As salary cap restrictions are loosened and teams find themselves armed with a bevy of cap space at their disposal, the NHL offseason – beginning with the annual Entry Draft – is often the most exciting time on the league calendar. The 2022 edition did not disappoint, with a meagre $1 million cap increase for 2022-23 forcing several teams to unload notable contracts for little to no return. As a result, the teams entering the offseason with clean books were poised to capitalize and capitalize they did, reminding everyone that cap space is the most valuable asset in the modern NHL.
Remember, this list only considers the talent difference between a team before and after the events of the offseason, not necessarily how they stack up to their competitors. With that, here are the five most-improved teams of the 2022 NHL offseason – let’s dig in.
Notable Additions: Alex DeBrincat, Cam Talbot, Claude Giroux, Jacob Larsson
Notable Subtractions: Matt Murray, Connor Brown, Filip Gustavsson, Colin White, Victor Mete, Chris Tierney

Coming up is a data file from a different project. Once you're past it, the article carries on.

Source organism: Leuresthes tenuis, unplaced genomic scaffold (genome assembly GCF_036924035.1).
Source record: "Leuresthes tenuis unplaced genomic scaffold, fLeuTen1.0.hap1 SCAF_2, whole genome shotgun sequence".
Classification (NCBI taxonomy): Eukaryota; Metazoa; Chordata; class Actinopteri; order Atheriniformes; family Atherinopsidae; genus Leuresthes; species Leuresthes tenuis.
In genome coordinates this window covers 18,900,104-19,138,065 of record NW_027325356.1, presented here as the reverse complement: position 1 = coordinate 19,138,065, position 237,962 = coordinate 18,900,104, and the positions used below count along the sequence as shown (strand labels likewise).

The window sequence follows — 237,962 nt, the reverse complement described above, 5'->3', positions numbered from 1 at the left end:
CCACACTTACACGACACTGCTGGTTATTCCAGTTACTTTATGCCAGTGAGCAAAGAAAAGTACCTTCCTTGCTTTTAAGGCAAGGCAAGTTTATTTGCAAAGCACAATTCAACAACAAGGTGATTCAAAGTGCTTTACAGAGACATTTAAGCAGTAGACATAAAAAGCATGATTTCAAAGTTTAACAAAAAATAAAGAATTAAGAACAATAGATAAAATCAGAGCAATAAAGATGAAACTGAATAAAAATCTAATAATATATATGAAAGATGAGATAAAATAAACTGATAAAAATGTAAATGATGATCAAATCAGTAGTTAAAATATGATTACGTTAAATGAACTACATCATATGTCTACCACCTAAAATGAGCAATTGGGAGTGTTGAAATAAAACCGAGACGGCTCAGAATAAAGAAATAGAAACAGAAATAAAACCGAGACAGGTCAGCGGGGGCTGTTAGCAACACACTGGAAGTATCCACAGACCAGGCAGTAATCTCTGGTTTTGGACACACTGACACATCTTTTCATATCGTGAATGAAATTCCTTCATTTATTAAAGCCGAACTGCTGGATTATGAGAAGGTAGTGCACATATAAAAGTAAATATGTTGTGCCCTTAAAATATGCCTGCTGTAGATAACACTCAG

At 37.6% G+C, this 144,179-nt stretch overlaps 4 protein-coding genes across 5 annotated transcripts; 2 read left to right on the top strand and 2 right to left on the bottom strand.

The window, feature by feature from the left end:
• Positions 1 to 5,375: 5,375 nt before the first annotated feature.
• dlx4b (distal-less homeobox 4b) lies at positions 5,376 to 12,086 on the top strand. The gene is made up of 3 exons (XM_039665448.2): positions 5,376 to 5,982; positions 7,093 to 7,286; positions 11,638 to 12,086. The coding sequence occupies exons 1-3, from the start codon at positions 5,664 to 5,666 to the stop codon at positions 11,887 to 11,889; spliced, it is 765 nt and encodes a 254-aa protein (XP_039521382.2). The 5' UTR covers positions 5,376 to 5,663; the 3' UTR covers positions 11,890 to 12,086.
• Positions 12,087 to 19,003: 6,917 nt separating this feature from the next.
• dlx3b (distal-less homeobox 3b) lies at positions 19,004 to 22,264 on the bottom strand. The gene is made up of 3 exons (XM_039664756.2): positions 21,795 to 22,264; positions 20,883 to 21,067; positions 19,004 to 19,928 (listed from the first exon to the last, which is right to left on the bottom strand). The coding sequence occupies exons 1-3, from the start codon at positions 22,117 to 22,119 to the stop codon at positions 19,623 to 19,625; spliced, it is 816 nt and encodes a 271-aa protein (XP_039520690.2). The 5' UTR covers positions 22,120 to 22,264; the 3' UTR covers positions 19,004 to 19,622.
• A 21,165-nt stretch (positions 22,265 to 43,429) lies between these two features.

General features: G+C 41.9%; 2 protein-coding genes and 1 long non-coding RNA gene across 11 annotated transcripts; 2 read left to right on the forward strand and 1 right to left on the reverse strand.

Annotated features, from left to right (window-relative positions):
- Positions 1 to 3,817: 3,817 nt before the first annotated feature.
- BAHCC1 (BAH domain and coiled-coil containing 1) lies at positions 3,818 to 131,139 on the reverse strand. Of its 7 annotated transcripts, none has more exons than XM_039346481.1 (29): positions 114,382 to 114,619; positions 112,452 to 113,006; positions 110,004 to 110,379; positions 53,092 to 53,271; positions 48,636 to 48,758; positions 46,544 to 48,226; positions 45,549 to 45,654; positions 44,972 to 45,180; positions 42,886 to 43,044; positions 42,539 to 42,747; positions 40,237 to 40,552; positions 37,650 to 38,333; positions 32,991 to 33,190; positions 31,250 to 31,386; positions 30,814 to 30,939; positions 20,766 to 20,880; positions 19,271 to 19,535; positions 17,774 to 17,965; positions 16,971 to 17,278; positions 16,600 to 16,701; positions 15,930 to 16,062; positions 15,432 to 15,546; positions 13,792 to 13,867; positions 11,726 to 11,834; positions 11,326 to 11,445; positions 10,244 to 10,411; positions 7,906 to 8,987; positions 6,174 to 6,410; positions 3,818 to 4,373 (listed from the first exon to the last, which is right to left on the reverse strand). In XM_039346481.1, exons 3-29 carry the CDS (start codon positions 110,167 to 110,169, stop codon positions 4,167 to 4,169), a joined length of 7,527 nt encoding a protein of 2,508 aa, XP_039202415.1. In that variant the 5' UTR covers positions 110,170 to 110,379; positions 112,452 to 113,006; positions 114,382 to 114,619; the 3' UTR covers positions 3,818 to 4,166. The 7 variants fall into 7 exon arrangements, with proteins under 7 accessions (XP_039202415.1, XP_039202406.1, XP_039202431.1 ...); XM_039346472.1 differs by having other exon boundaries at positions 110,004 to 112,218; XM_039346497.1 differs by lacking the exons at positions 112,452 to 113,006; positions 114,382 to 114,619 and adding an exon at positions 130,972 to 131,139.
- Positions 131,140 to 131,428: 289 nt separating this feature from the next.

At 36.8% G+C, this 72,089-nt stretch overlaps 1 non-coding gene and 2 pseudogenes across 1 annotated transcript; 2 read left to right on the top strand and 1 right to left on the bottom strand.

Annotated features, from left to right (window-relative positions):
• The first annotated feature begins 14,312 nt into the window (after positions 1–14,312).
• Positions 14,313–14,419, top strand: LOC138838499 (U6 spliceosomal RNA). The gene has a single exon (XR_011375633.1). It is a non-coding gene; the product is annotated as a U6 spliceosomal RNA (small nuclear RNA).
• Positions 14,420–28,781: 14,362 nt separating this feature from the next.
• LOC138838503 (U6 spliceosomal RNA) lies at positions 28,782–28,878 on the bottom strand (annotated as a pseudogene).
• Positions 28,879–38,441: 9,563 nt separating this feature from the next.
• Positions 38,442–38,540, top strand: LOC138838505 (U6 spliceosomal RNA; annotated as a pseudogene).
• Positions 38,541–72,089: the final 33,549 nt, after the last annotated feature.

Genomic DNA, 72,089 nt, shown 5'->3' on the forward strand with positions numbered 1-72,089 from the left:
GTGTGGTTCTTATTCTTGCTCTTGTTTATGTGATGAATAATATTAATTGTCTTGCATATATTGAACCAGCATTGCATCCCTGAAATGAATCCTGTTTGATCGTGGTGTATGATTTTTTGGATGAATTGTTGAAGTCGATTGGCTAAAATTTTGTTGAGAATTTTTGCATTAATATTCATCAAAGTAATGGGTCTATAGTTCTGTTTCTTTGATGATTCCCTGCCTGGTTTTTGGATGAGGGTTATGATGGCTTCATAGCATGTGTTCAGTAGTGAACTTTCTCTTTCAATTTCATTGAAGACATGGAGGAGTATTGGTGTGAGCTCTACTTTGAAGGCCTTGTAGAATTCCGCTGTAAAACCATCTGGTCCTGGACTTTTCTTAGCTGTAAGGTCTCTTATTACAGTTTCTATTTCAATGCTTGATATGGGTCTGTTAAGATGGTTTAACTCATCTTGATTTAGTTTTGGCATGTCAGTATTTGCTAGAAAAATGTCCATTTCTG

Has anyone enjoyed the 2022 offseason as much as Ottawa Senators general manager Pierre Dorion? First, he swung for the fences by acquiring sniper Alex DeBrincat from the now rebuilding Chicago Blackhawks in a draft-day deal with a package headlined by the seventh-overall pick. Although it’s not insignificant, a first-rounder outside the top-five in a weaker draft is a small price to pay for a two-time 40-goal scorer under the age of 25 who remains under team control next season.
The offseason could have been labelled a success if Ottawa stopped there, but they also managed to procure the services of Claude Giroux, a native of nearby Hearst, Ontario. Although he’s no longer at the peak of his powers, giving up nothing but cap space for a high-level playmaker who produced 73 points in 85 regular-season and playoff games is a win for the much-maligned Dorion. Furthermore, the Senators solidified their goaltending tandem for 2022-23 with the addition of Cam Talbot and sent Matt Murray to the Toronto Maple Leafs after several injury-riddled campaigns plagued by inconsistency.